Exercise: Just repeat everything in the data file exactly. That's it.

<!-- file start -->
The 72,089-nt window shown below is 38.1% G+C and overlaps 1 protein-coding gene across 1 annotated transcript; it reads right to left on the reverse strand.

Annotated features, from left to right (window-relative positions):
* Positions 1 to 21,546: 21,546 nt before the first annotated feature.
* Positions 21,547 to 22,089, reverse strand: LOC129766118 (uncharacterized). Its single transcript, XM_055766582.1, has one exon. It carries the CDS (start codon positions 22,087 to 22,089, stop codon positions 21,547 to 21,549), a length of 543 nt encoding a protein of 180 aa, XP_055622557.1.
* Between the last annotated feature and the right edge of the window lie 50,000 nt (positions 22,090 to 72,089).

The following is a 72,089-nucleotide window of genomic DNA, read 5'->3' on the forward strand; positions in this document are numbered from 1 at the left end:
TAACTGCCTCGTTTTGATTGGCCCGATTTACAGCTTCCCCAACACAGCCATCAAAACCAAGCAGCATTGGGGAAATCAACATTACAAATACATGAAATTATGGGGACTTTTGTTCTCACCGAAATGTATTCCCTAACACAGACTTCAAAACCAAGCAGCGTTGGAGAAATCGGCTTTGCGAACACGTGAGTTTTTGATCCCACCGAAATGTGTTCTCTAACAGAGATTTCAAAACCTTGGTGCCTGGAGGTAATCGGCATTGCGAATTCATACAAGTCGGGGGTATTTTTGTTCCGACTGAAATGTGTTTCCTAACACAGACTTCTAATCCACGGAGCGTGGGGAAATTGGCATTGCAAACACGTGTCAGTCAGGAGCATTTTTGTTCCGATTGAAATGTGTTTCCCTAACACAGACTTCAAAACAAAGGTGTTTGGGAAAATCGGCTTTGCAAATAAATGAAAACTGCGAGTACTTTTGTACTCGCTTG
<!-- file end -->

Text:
The 72,089-nt window shown below is 38.1% G+C and overlaps 1 protein-coding gene across 1 annotated transcript; it reads right to left on the reverse strand.

Annotated features, from left to right (window-relative positions):
* Positions 1 to 21,546: 21,546 nt before the first annotated feature.
* Positions 21,547 to 22,089, reverse strand: LOC129766118 (uncharacterized). Its single transcript, XM_055766582.1, has one exon. It carries the CDS (start codon positions 22,087 to 22,089, stop codon positions 21,547 to 21,549), a length of 543 nt encoding a protein of 180 aa, XP_055622557.1.
* Between the last annotated feature and the right edge of the window lie 50,000 nt (positions 22,090 to 72,089).

The following is a 72,089-nucleotide window of genomic DNA, read 5'->3' on the forward strand; positions in this document are numbered from 1 at the left end:
TAACTGCCTCGTTTTGATTGGCCCGATTTACAGCTTCCCCAACACAGCCATCAAAACCAAGCAGCATTGGGGAAATCAACATTACAAATACATGAAATTATGGGGACTTTTGTTCTCACCGAAATGTATTCCCTAACACAGACTTCAAAACCAAGCAGCGTTGGAGAAATCGGCTTTGCGAACACGTGAGTTTTTGATCCCACCGAAATGTGTTCTCTAACAGAGATTTCAAAACCTTGGTGCCTGGAGGTAATCGGCATTGCGAATTCATACAAGTCGGGGGTATTTTTGTTCCGACTGAAATGTGTTTCCTAACACAGACTTCTAATCCACGGAGCGTGGGGAAATTGGCATTGCAAACACGTGTCAGTCAGGAGCATTTTTGTTCCGATTGAAATGTGTTTCCCTAACACAGACTTCAAAACAAAGGTGTTTGGGAAAATCGGCTTTGCAAATAAATGAAAACTGCGAGTACTTTTGTACTCGCTTG